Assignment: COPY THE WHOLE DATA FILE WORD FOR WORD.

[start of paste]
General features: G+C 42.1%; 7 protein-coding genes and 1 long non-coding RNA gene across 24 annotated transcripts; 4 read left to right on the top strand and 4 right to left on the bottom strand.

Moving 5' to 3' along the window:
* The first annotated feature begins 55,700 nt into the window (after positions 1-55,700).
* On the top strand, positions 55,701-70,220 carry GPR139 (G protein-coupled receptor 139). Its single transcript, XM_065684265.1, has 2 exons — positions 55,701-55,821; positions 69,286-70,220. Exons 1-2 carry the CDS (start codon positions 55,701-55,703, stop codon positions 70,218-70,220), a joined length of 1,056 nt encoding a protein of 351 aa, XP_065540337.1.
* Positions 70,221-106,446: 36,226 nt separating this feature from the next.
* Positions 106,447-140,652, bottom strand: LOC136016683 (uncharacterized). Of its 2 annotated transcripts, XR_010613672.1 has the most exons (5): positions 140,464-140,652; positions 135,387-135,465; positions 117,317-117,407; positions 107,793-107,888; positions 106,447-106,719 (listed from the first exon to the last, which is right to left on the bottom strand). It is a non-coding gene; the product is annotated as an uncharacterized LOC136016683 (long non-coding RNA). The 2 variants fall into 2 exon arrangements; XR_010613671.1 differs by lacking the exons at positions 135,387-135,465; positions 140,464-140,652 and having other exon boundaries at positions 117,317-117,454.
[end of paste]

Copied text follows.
General features: G+C 42.1%; 7 protein-coding genes and 1 long non-coding RNA gene across 24 annotated transcripts; 4 read left to right on the top strand and 4 right to left on the bottom strand.

Moving 5' to 3' along the window:
* The first annotated feature begins 55,700 nt into the window (after positions 1-55,700).
* On the top strand, positions 55,701-70,220 carry GPR139 (G protein-coupled receptor 139). Its single transcript, XM_065684265.1, has 2 exons — positions 55,701-55,821; positions 69,286-70,220. Exons 1-2 carry the CDS (start codon positions 55,701-55,703, stop codon positions 70,218-70,220), a joined length of 1,056 nt encoding a protein of 351 aa, XP_065540337.1.
* Positions 70,221-106,446: 36,226 nt separating this feature from the next.
* Positions 106,447-140,652, bottom strand: LOC136016683 (uncharacterized). Of its 2 annotated transcripts, XR_010613672.1 has the most exons (5): positions 140,464-140,652; positions 135,387-135,465; positions 117,317-117,407; positions 107,793-107,888; positions 106,447-106,719 (listed from the first exon to the last, which is right to left on the bottom strand). It is a non-coding gene; the product is annotated as an uncharacterized LOC136016683 (long non-coding RNA). The 2 variants fall into 2 exon arrangements; XR_010613671.1 differs by lacking the exons at positions 135,387-135,465; positions 140,464-140,652 and having other exon boundaries at positions 117,317-117,454.